Hon Deputy Speaker, hon President, hon Ministers and Deputy Ministers, hon members of this House, in the midst of a crisis, leaders must act. We are in a crisis. As our nation grapples with the horror of gender-based violence, a new wave of xenophobic attacks has washed over South Africa. Lives have been lost and property damaged. There has been looting and burning and violence. Families have been left destitute, fearing for their lives. While all this is happening, the world is watching, and we are being judged.
We know that the violence has sprung from our own people's despair and frustration. Yet, the response is wrong. It must be stopped. Knowing this, I went on Sunday to Johannesburg to speak to my fellow South Africans; not to take sides, but to quell the tensions with the voice of truth. I stated very clearly that I was there, not as a politician, but as an elder. I was there for the sake of my country.
Tragically, the night before Sunday's meeting, bottle stores were looted and several angry township and hostel residents arrived still inebriated. They were in no mood to hear a message
of peace or to be reminded of our Constitution. Nevertheless, the truth was spoken, and it had an impact.
Was I right to go? I question. To my mind, it would have been a dereliction of duty not to go. In fact, that is what I said to Minister Cele. I advised him that I was going to Johannesburg and he expressed his gratitude, offering to arrange security. So I am dumb-stuck, hon Minister, by your comment yesterday that you were taken aback by my visit to Johannesburg, as though what I did was political posturing. The insinuation is there that, had I not gone to Johannesburg, the looting and violence that continued on Sunday would not have happened.
Hon Minister, do you know why I went? I was not stealing anyone's thunder or scoring political points. I am too old for political games. I went in good faith, accepting my responsibility to act to quell the violence. There are diplomatic and economic ramifications to what our people are doing.
When I spoke about our brotherhood on the African continent and when I reminded us of the risks and sacrifices many African countries took to support our liberation struggle, I was speaking as someone who is part of that history. When I spoke about the need to resolve undocumented migration, I was speaking as South Africa's first Minister of Home Affairs under democracy, having grappled with these issues for 10 years in the Cabinets of President Mandela and President Mbeki.
When I warned that we are fighting our own family and starting a feud that can only end in tragedy, I was speaking as the traditional Prime Minister to the Zulu Monarch and Nation.
Hon Minister Cele has informed me that those who were looting were seen running into the hostels, suggesting that some of them may be Zulus. I apologised to His Majesty the King on Saturday at the Reed Dance Ceremony, saying that I had to leave to go to Johannesburg.
When I spoke there against withholding justice from foreigners, I was speaking as a Christian. For all these reasons, I had a
responsibility to act. To say now that I was scoring political points or doing something unexpected is simply deceitful. I have been vilified for too long to speak diplomatically. I am sick of the IFP being cast as responsible for violence, either obliquely or directly.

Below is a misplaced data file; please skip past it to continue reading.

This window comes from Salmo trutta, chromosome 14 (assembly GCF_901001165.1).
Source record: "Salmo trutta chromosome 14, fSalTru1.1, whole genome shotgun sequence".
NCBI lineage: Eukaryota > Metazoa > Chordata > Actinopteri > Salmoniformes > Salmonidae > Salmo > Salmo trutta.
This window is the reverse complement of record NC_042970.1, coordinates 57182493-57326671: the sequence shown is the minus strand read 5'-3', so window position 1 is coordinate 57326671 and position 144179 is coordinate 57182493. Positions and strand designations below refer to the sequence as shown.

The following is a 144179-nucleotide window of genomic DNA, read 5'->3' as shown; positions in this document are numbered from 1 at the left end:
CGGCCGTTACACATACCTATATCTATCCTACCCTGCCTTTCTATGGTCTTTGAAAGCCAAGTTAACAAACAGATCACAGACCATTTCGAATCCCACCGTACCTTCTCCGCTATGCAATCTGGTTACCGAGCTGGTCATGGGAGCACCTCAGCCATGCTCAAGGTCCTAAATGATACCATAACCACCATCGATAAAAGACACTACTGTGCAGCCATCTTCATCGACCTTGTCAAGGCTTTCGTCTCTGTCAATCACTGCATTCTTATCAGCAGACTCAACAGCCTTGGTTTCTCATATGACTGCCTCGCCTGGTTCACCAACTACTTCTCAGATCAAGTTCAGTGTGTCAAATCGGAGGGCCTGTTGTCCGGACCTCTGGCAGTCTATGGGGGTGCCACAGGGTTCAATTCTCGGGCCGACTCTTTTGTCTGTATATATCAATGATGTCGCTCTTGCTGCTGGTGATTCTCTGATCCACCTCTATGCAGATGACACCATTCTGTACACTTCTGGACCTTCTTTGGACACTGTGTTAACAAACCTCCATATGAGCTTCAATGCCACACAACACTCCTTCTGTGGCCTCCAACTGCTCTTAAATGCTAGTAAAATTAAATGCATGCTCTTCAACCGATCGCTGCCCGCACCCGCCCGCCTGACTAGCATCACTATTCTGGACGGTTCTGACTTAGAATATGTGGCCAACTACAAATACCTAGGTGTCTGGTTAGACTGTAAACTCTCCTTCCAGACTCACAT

The simple fact is I have the temerity to walk into difficult situations, knowing that I cannot please everyone, and I will be attacked. But that is part of the job of being a leader. I will always be willing walk into danger, either physical or political, for the sake of saving lives. And to me, lives are lives. Our Constitution enshrines the right to freedom from all forms of violence. That right applies to everyone in South Africa, whether citizens or not. Attacks on foreign nationals and their businesses are a violation of human rights and a violation of our Constitution.
I understand the tensions and the valid complaints. Wrongs have been committed by both sides. This violence has not come out of nowhere. But there is a saying in Zulu that you cannot slaughter all the sheep because one sheep has transgressed. We are making
South Africa a swear word, my dear comrades - a swear word on the continent, and a laughing stock in the rest of the world. Because the world knows what we are so quick to forget that Africans are family.
Hon Deputy Speaker, I was humbled when His Majesty the King of Lesotho who privately came to my house to comfort me when my wife died - a head of state because we are one family. I recall when I spoke to him that I met his father when I accompanied the widow of our leader of the ANC, Albert Luthuli, when he received a posthumous award from the organisation for African Unity.
I fear what will happen if we fail to extinguish this fire. There are consequences for our country and for our people in the diaspora. We need to stop this thing in its tracks before serious action is taken against us.
In 1976, hon Deputy Speaker, General Olusegun Obasanjo came to this country as one of the eminent group of the Common Wealth to actually see the situation in this country. He met with Madiba. I was surprised when he sent me a ticket to go to Nigeria on the
day Transkei got independence because he didn't want me to go to the celebration of independence.
Hon Deputy Speaker, this is not the first spate of attacks, but it must be the last. [Time expired.] [Applause.]